(Inspired by The House That Vanished, by Rosario Ferre)
Fly away home, to Zion! Fly away, home!
On that morning, when my work is over,
I will fly away home!
…The old man at the crossroads, call me from out the gully. Him voice did loud, loud in me head. Him almost sound like a woman and a man singing together—a powerful, welcoming harmony meant for my ears only. Them voice did beat like a drum—like the way church hymns used to stay with me, long, long after the service finish.
The singing reminded of t’under and lightnin’ and rain, together. Yet, it did still quiet—almost like prayin’. Like when Miss Sheila and the other people down at the Revival Church would pray: “Father, we the People of Zion come to you in faith and humbleness. We beseech the Holy Court, singing songs of joyful praise!”
It kinda hard to explain, really! But, me know say me did have to go with him…and, just like that, we were in the cotton tree!
I saw Miss Sheila, beating her drum. As she see we enter the tree, she turn and said: “Welcome to the cotton tree!”.
I was drawn to the scene unfolding in the yard next door. I smelled the fire. It enveloped the dusky Suspect sky, like mosquitoes after the long dry season ended in heavy rains. This was unlike the routine burnt orange of the sun, resisting orders to stand down, to make way for the faint luminescence of the emerging crescent moon.
Stumbling from the branch, I was just in time to see a man throw a bottle with liquid in it. The bottle hit the side of our three-bedroom board house and with a thud flared into a thousand long, orange fingers. “Come out of we community!” he ordered.
The commotion in the yard was like a fuse, igniting a supernova of emotions inside me. The chaos threatened to drown out the earlier welcome of the drums. I hovered in the yard, like a John Crow watching the scene below. I was powerless to influence anything, even as I struggled to make sense of it all. I was like one of the fishermen down by the beach, trying to manoeuvre their canoes against the slams.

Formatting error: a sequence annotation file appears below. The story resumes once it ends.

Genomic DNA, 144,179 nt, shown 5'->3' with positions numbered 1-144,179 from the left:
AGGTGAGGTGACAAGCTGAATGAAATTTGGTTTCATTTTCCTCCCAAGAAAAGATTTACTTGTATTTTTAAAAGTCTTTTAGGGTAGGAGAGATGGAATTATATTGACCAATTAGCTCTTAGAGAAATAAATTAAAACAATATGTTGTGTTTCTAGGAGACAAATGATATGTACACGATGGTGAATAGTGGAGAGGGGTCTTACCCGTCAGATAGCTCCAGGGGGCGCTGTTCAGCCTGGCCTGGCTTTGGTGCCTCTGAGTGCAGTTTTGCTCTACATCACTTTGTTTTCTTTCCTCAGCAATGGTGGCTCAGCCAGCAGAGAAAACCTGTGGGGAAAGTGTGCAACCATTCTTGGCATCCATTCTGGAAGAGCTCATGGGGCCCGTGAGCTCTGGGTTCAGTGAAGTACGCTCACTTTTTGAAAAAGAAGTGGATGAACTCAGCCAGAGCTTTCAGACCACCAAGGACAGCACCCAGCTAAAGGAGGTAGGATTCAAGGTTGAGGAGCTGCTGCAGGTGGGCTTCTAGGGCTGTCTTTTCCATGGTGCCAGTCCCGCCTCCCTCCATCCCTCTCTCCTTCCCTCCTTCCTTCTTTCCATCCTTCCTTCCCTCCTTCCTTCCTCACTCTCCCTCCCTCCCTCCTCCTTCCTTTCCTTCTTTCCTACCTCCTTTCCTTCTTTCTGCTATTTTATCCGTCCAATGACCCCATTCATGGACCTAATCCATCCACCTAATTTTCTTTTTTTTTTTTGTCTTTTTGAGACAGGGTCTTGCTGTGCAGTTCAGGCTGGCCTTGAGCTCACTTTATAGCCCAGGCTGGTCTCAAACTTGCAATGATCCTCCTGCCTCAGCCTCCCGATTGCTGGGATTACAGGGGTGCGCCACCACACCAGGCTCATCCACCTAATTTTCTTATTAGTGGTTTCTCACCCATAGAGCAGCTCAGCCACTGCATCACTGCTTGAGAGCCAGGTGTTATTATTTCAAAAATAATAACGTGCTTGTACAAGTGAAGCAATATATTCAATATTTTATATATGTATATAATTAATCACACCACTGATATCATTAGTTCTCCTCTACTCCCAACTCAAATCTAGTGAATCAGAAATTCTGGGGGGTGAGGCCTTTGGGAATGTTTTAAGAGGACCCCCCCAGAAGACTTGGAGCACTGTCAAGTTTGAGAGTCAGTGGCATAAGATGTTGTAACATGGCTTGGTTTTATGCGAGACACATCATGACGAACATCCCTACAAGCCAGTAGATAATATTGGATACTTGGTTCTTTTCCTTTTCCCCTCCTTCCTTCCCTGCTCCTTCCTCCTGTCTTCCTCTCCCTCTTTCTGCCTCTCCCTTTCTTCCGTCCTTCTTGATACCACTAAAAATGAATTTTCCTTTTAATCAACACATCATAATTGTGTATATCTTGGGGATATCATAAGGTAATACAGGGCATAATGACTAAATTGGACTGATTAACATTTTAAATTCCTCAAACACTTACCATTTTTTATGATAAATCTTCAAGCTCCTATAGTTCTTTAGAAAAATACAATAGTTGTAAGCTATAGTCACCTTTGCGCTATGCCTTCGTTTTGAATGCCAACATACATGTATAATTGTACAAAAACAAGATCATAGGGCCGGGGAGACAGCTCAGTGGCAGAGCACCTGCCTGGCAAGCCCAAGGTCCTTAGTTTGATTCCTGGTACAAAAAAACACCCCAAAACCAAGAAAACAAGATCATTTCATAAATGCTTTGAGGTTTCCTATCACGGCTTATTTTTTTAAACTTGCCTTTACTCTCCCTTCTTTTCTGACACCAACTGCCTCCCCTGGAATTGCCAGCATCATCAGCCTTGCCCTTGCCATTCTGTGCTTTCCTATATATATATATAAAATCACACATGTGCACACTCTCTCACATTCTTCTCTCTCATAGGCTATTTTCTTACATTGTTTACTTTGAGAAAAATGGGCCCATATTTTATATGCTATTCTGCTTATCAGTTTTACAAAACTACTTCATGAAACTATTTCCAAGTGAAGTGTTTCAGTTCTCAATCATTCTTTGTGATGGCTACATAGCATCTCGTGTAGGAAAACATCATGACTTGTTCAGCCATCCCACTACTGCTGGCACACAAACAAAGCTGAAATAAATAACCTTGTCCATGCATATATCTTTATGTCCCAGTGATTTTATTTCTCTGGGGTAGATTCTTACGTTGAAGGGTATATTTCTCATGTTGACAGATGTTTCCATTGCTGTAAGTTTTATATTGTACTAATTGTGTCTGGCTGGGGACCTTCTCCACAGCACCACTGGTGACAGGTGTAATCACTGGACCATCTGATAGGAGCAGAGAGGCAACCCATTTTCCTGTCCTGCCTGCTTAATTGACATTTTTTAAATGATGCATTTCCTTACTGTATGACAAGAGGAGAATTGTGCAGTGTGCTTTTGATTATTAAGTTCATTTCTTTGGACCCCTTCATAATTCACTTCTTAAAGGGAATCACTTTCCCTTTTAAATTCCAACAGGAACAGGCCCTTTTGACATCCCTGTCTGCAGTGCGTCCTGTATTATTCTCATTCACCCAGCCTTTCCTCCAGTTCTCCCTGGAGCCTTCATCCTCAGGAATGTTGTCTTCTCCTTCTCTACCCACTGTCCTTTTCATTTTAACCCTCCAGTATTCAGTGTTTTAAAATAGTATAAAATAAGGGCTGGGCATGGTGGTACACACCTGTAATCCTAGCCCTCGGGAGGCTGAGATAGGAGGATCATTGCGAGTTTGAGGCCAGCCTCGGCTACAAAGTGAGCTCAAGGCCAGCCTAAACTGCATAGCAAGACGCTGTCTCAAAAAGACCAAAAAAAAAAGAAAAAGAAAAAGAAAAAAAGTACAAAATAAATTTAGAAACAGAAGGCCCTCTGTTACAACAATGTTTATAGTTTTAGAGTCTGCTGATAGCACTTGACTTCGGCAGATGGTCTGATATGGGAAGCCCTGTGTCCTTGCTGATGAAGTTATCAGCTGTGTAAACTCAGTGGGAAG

The vibration of the tree indicated the importance of what was happening. The red heat seeped into my consciousness, as it engulfed the aged board. A fire sprung up, erecting an immediate barrier. I could not cross it. “Mikey? Why?” I shouted. He did not hear me.
Mikey was wearing the black T-shirt with the writing: “we run things, things no run we” on the back. His telltale limp betrayed his now disguised features. Pow! Crash! The bottle connected. There were more loud explosions. Other implements fell against the board structure. “Come out of we community, you dutty, stinkin’ piece a shit!”
“Stop tell lie pon we!”
“Yes! You better run cause anything that happen now is your fault!”
“Run go look for Lenky! The two of you, deserve each other!”
My cousins screamed, shoving open the door, “Woieee! Fire! Fire!”
“Granny!” Rajay, cried. He was the youngest. His twin sisters Keisha and Munchie were right behind him. “Woiee! Lord Jesus!” Munchie said, tripping over some pans in the back yard.